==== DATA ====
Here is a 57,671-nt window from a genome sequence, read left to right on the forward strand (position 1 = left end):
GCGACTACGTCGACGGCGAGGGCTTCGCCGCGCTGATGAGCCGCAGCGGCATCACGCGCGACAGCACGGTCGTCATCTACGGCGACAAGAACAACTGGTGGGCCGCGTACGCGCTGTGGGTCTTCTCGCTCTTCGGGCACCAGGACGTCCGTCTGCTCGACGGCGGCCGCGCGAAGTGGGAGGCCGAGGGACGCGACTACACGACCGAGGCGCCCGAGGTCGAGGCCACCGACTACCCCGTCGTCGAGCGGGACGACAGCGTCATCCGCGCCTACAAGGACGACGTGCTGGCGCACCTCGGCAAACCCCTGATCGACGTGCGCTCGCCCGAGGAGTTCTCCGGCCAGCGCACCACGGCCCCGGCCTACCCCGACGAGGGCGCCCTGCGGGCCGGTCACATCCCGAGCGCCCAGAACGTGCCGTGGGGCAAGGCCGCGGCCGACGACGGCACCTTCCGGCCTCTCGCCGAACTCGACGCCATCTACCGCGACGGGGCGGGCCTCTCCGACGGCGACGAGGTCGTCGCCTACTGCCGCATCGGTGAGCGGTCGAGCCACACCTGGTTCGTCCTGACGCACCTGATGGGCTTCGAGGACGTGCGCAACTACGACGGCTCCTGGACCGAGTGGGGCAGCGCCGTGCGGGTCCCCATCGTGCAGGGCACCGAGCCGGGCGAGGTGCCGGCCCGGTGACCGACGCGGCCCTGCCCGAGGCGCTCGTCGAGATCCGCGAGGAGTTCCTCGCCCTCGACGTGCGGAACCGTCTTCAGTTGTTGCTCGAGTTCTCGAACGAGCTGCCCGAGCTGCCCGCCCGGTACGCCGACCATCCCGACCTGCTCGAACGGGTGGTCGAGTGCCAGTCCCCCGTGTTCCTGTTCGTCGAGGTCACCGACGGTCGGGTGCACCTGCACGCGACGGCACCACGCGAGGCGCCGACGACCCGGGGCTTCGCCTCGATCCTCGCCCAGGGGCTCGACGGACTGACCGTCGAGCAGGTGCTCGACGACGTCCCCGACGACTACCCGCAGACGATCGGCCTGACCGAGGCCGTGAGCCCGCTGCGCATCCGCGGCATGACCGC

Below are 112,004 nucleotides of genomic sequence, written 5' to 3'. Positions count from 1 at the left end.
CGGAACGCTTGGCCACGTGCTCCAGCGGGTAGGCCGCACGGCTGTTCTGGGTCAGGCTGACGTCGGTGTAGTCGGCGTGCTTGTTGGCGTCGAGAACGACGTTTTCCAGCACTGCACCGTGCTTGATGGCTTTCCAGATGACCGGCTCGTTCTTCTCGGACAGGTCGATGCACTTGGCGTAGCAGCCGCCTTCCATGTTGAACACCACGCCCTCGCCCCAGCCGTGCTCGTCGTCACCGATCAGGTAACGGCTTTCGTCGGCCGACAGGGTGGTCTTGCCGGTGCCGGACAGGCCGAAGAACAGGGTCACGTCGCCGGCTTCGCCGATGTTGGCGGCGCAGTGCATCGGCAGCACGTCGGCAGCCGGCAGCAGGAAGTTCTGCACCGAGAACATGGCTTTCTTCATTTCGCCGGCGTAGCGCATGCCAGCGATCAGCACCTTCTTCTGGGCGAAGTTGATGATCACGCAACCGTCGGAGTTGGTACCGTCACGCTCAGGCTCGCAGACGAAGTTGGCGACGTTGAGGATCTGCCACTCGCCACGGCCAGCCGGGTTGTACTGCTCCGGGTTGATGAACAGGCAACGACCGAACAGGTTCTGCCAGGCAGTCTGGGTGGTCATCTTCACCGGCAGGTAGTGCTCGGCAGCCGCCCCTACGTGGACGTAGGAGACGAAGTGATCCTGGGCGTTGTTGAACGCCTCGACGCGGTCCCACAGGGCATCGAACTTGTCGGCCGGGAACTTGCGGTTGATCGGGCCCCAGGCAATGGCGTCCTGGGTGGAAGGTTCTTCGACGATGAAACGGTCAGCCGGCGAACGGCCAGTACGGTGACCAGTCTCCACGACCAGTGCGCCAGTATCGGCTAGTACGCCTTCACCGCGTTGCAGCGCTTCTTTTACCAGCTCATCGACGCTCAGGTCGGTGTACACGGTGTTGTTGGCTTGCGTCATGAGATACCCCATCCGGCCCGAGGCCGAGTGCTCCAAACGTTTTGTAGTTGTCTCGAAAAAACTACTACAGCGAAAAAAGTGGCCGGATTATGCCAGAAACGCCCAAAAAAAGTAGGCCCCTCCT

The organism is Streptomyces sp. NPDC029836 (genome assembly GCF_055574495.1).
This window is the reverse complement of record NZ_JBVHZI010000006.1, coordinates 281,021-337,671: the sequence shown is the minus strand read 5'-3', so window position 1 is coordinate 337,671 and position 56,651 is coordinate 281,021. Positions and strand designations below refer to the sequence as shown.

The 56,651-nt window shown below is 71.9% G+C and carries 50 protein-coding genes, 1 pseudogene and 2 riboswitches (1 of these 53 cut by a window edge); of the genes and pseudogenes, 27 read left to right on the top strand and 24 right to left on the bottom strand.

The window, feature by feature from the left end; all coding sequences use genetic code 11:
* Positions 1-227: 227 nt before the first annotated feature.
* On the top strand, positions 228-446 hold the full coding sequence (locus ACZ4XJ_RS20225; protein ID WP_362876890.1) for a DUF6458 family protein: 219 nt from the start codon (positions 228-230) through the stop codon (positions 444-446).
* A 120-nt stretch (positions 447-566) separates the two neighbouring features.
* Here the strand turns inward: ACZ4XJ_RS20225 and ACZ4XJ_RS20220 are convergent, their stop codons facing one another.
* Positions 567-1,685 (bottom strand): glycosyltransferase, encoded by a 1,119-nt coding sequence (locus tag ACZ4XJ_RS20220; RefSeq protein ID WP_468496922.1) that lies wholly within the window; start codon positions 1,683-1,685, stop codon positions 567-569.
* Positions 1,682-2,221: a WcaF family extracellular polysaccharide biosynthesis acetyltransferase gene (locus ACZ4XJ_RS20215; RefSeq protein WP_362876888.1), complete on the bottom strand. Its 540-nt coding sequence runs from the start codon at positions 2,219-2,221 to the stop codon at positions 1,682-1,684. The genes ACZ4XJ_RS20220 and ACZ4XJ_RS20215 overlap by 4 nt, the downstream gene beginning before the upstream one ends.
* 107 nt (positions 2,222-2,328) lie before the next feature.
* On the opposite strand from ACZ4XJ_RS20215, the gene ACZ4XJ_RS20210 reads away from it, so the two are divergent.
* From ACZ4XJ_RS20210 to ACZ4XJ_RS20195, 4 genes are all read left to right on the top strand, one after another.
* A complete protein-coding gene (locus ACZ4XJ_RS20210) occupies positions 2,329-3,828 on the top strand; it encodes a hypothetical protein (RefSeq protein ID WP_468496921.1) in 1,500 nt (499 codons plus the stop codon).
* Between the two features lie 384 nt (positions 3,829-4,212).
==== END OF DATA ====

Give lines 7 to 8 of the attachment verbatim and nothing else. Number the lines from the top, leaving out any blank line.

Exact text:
The 56,651-nt window shown below is 71.9% G+C and carries 50 protein-coding genes, 1 pseudogene and 2 riboswitches (1 of these 53 cut by a window edge); of the genes and pseudogenes, 27 read left to right on the top strand and 24 right to left on the bottom strand.

The window, feature by feature from the left end; all coding sequences use genetic code 11: